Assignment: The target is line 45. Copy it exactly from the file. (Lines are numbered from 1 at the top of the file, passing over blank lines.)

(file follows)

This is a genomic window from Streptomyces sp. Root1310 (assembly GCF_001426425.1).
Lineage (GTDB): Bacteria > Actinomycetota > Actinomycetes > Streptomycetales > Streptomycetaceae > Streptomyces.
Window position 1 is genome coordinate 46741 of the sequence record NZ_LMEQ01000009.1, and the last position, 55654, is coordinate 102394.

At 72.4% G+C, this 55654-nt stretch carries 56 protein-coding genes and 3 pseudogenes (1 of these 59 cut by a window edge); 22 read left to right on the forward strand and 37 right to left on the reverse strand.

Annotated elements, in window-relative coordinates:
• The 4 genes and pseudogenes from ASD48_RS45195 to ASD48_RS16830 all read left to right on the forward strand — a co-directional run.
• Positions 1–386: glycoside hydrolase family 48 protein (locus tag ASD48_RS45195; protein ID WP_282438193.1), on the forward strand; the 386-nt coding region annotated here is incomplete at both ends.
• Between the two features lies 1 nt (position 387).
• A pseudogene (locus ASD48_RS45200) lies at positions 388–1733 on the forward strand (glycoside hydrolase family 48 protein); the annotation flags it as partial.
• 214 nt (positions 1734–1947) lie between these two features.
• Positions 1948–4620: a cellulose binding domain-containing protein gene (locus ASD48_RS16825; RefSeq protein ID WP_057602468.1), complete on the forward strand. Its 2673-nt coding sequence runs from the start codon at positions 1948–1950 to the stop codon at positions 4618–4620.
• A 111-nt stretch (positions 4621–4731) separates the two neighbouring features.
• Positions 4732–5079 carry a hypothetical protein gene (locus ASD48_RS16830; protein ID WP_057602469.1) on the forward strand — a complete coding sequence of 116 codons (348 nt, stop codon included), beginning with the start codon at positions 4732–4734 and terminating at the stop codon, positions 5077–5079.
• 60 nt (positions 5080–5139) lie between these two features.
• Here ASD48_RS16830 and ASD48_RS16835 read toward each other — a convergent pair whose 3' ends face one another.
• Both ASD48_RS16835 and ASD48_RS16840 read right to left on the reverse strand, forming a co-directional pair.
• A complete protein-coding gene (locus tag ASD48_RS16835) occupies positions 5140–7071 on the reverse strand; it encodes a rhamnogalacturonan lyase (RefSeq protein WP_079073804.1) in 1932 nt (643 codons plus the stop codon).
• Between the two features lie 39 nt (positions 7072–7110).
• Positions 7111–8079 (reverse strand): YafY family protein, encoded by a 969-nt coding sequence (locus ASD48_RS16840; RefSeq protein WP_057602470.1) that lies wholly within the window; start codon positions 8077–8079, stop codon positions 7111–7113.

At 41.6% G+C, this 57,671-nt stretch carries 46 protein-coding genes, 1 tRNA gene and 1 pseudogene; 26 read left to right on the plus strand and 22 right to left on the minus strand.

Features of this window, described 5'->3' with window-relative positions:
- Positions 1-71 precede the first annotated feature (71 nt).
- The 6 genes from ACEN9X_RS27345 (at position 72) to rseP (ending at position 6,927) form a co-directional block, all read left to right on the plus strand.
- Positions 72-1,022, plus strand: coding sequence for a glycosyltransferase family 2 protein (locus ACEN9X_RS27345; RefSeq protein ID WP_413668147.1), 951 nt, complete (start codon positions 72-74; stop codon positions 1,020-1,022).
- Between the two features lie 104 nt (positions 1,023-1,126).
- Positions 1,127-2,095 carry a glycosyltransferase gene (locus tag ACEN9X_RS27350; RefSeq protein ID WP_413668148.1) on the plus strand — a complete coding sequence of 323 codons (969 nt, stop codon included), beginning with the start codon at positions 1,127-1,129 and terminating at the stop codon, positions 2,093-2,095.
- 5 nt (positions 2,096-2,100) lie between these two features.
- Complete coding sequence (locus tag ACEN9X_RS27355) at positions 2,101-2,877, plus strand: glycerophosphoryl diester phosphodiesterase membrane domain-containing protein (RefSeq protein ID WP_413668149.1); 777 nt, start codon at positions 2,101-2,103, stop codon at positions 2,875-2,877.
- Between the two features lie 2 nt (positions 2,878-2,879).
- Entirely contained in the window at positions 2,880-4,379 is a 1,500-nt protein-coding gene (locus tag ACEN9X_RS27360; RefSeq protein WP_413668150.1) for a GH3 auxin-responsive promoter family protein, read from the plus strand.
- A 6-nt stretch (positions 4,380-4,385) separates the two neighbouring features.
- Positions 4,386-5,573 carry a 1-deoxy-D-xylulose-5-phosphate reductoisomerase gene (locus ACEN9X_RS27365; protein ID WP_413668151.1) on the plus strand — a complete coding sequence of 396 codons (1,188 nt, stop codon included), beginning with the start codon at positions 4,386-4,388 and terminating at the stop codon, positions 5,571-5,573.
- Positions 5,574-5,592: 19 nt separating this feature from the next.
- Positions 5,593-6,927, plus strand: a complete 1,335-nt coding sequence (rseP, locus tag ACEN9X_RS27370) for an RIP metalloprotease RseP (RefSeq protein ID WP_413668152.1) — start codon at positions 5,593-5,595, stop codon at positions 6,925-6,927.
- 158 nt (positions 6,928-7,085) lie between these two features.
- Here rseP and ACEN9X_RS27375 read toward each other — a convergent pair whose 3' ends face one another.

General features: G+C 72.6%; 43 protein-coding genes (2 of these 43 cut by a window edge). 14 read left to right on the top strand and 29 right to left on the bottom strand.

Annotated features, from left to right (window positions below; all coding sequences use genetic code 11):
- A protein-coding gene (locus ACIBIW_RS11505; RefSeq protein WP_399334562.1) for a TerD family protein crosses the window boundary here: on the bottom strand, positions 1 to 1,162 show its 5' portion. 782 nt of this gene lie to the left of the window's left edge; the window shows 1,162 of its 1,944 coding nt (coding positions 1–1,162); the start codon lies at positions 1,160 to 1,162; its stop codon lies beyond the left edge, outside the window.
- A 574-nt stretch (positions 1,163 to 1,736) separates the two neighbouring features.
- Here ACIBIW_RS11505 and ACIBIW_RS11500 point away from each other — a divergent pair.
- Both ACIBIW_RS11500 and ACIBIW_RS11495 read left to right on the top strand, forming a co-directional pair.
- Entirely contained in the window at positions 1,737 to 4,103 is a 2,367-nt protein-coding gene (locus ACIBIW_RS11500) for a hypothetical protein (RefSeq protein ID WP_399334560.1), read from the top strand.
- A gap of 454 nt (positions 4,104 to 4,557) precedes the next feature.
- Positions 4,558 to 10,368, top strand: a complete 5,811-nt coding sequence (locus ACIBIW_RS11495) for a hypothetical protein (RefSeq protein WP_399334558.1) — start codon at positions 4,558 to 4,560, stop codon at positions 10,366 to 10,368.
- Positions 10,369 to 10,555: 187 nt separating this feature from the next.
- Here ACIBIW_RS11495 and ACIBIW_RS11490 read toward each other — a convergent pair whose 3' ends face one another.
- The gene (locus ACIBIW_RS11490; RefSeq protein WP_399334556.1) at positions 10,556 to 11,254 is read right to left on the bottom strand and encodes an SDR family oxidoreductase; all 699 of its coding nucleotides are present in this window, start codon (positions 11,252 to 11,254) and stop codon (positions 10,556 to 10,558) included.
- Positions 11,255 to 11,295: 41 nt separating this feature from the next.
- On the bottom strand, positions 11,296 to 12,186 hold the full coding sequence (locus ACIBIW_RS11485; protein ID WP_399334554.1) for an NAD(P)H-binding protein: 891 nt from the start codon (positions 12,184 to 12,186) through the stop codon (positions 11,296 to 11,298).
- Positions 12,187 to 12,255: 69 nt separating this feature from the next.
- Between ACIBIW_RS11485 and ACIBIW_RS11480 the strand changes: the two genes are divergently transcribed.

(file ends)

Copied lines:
- Positions 4,558 to 10,368, top strand: a complete 5,811-nt coding sequence (locus ACIBIW_RS11495) for a hypothetical protein (RefSeq protein WP_399334558.1) — start codon at positions 4,558 to 4,560, stop codon at positions 10,366 to 10,368.